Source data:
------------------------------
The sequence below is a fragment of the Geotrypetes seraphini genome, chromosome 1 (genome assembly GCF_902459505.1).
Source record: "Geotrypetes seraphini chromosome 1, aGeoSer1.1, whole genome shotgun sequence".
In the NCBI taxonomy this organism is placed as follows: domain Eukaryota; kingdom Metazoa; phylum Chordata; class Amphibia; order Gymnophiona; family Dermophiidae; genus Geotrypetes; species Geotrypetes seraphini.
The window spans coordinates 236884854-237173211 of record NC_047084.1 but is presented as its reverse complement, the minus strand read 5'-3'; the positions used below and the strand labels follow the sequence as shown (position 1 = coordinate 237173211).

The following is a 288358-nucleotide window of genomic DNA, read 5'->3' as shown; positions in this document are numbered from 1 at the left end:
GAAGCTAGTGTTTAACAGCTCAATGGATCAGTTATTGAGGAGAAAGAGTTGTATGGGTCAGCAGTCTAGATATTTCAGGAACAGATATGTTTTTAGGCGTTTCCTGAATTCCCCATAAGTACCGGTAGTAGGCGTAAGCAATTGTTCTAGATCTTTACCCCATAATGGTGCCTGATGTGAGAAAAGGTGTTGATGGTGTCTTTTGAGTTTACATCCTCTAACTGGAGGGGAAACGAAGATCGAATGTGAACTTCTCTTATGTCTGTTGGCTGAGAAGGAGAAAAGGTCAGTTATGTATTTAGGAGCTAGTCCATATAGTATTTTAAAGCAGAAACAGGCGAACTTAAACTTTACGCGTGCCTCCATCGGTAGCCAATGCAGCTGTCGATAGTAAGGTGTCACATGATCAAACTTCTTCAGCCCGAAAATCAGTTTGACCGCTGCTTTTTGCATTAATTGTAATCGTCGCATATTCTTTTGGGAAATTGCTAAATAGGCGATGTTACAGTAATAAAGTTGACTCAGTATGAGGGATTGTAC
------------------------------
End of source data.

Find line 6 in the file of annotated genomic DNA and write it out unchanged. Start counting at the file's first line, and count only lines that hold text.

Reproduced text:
GAAGCTAGTGTTTAACAGCTCAATGGATCAGTTATTGAGGAGAAAGAGTTGTATGGGTCAGCAGTCTAGATATTTCAGGAACAGATATGTTTTTAGGCGTTTCCTGAATTCCCCATAAGTACCGGTAGTAGGCGTAAGCAATTGTTCTAGATCTTTACCCCATAATGGTGCCTGATGTGAGAAAAGGTGTTGATGGTGTCTTTTGAGTTTACATCCTCTAACTGGAGGGGAAACGAAGATCGAATGTGAACTTCTCTTATGTCTGTTGGCTGAGAAGGAGAAAAGGTCAGTTATGTATTTAGGAGCTAGTCCATATAGTATTTTAAAGCAGAAACAGGCGAACTTAAACTTTACGCGTGCCTCCATCGGTAGCCAATGCAGCTGTCGATAGTAAGGTGTCACATGATCAAACTTCTTCAGCCCGAAAATCAGTTTGACCGCTGCTTTTTGCATTAATTGTAATCGTCGCATATTCTTTTGGGAAATTGCTAAATAGGCGATGTTACAGTAATAAAGTTGACTCAGTATGAGGGATTGTAC